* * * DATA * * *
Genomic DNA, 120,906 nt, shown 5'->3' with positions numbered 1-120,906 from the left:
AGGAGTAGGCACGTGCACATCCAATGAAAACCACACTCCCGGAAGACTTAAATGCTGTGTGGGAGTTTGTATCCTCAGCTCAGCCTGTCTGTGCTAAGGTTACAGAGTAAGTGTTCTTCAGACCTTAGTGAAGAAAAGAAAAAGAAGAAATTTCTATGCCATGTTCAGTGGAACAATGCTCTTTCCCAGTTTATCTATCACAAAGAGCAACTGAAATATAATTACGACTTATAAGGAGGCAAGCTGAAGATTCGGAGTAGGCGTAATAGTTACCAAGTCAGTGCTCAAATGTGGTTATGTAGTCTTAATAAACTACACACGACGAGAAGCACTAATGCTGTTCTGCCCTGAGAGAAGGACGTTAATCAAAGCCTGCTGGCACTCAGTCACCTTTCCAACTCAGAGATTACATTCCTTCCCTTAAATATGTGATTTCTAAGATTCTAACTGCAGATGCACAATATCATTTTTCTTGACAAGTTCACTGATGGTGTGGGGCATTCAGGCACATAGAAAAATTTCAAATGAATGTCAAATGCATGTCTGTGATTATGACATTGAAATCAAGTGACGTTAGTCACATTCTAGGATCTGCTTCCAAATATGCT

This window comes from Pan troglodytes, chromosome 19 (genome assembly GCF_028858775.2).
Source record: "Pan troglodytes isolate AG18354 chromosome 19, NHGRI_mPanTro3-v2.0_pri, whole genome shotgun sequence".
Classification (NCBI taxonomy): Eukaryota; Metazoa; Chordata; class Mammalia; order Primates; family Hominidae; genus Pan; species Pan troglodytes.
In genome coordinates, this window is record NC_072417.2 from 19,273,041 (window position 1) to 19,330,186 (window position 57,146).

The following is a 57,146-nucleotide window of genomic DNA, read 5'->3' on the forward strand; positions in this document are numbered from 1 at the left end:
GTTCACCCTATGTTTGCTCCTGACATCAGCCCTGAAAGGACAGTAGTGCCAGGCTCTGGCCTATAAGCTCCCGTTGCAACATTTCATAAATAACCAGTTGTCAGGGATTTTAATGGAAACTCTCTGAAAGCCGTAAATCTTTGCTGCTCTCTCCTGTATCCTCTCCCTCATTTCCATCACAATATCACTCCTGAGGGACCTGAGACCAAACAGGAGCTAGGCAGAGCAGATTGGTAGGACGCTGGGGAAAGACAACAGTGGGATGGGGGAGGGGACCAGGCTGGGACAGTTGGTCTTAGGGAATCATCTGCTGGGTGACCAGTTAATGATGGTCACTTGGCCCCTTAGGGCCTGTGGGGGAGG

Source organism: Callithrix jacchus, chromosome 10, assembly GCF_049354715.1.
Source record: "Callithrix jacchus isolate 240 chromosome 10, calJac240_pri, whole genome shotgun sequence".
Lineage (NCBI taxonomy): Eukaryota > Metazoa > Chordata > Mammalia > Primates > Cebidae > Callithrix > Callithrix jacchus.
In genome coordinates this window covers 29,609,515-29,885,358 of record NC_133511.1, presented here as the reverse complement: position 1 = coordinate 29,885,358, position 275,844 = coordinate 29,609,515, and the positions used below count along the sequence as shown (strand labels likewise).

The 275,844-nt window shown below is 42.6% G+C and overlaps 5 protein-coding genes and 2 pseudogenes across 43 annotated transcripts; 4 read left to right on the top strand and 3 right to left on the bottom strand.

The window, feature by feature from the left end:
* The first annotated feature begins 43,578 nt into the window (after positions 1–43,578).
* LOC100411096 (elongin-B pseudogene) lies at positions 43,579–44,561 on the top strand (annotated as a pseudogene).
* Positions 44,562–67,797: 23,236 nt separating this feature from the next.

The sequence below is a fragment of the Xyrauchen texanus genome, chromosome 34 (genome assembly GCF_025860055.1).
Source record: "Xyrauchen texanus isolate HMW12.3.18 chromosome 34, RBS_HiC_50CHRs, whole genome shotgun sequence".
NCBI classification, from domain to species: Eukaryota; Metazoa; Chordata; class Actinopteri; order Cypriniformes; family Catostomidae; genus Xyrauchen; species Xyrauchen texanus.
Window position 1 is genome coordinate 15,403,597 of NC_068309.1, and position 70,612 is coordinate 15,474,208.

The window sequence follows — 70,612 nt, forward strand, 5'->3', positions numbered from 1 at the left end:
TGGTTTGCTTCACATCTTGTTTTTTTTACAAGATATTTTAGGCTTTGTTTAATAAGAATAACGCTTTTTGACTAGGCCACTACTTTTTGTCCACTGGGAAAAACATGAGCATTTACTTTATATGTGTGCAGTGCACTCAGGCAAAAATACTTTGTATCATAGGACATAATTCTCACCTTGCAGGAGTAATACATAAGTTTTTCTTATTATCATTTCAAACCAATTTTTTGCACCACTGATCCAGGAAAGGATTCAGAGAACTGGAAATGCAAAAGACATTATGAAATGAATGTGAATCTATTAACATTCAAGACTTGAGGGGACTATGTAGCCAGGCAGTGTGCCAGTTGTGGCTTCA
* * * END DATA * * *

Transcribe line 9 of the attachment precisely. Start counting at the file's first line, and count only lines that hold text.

Source organism: Callithrix jacchus, chromosome 10, assembly GCF_049354715.1.